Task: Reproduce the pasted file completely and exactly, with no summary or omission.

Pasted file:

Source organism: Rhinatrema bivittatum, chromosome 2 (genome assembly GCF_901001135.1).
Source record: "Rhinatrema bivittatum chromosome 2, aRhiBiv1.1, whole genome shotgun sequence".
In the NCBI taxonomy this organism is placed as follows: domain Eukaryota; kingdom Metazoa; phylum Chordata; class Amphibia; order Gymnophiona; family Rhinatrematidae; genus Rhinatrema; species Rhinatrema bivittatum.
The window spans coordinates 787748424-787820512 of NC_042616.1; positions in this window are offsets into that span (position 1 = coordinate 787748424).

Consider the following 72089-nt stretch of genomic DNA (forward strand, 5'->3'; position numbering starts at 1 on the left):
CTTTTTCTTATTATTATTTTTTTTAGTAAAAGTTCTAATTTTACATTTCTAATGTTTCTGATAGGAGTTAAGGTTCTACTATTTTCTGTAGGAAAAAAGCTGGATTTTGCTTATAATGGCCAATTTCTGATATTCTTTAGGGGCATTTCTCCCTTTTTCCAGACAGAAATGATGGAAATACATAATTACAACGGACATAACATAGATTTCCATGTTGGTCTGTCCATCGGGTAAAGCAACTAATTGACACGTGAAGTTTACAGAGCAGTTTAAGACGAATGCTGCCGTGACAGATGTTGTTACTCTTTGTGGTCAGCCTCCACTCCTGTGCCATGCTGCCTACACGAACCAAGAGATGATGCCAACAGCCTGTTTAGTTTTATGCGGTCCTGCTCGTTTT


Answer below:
Source organism: Rhinatrema bivittatum, chromosome 2 (genome assembly GCF_901001135.1).
Source record: "Rhinatrema bivittatum chromosome 2, aRhiBiv1.1, whole genome shotgun sequence".
In the NCBI taxonomy this organism is placed as follows: domain Eukaryota; kingdom Metazoa; phylum Chordata; class Amphibia; order Gymnophiona; family Rhinatrematidae; genus Rhinatrema; species Rhinatrema bivittatum.
The window spans coordinates 787748424-787820512 of NC_042616.1; positions in this window are offsets into that span (position 1 = coordinate 787748424).

Consider the following 72089-nt stretch of genomic DNA (forward strand, 5'->3'; position numbering starts at 1 on the left):
CTTTTTCTTATTATTATTTTTTTTAGTAAAAGTTCTAATTTTACATTTCTAATGTTTCTGATAGGAGTTAAGGTTCTACTATTTTCTGTAGGAAAAAAGCTGGATTTTGCTTATAATGGCCAATTTCTGATATTCTTTAGGGGCATTTCTCCCTTTTTCCAGACAGAAATGATGGAAATACATAATTACAACGGACATAACATAGATTTCCATGTTGGTCTGTCCATCGGGTAAAGCAACTAATTGACACGTGAAGTTTACAGAGCAGTTTAAGACGAATGCTGCCGTGACAGATGTTGTTACTCTTTGTGGTCAGCCTCCACTCCTGTGCCATGCTGCCTACACGAACCAAGAGATGATGCCAACAGCCTGTTTAGTTTTATGCGGTCCTGCTCGTTTT